When we spent Christmas in Wisconsin in 2017, my family and I spend a week putting together a puzzle of the Italian coastline that Chuck and I bought from Target. We chose this puzzle for Jacob, who loves all things Italy, and it looked beautiful when it was completed.

Truth be told, I wasn’t altogether convinced this was a real place.

In December 2017, Cinque Terre, specifically Manarola, didn’t mean anything to me, but as we researched this trip and put Cinque Terre on our itinerary, I realized we’d be walking right into that puzzle.

We went to Riomaggiore first and realized that everything we heard about Cinque Terre was true – small streets, stairs everywhere, a maze of walkways. The weather was perfect, so everything sparkled.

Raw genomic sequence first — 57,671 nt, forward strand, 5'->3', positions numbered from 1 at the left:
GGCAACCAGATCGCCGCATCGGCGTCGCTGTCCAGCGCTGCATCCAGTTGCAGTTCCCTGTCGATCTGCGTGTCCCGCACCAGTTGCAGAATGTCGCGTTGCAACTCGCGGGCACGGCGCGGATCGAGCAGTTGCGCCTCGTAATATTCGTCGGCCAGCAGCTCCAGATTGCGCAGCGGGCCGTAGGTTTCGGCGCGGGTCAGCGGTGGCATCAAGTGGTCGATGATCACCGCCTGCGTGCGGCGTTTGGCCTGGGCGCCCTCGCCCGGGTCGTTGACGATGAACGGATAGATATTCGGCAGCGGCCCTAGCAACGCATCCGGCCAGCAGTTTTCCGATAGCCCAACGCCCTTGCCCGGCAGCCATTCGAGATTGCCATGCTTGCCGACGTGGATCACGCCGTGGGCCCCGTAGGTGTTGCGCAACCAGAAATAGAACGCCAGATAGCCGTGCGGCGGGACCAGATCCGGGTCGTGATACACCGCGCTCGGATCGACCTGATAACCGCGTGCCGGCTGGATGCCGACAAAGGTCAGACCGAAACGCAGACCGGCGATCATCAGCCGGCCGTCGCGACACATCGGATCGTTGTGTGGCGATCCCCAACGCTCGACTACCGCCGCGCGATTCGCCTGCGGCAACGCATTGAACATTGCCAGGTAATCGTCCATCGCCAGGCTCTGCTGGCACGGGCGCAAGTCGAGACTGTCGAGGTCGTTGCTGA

It wasn’t long after arriving that both boys wished they’d brought their swim trunks.

We kept walking up since we had the stamina to do so!

We made a pitstop for rosΓ©, as one does in Italy.

And then my boys posed for a photo by choice, not coercion:

Love, love, love!

If I lived in Riomaggiore:

Welcome to my plants.
The Wine House, Riomaggiore

The back wall of The Wine House in Riomaggiore was an actual wall of rock. It was the literal mountainside!

We hopped the train to Manarola because that’s where I wanted to be at sunset for the best lighting, where the low sun would cast a soft glow on the building fronts.

Italian cat!

I pulled up a picture of the puzzle on my phone so we could identify WHERE in the puzzle we were standing.

We grabbed dinner near the water and rested our legs. Then it was time to walk to the other side for that evening photo with the perfect lighting. Jeremy and I headed to one side, Chuck and Jackson to the other.

This was our view:

Manarola, Cinque Terre

That’s Chuck and Jackson in the green and blue shirts.

Once the sun was tucked behind the mountainside we headed for the train station and rode back to Levanto.

Good night from Manarola

In the morning, we headed back to Milan. Little did we know that we’d run into Sting that evening.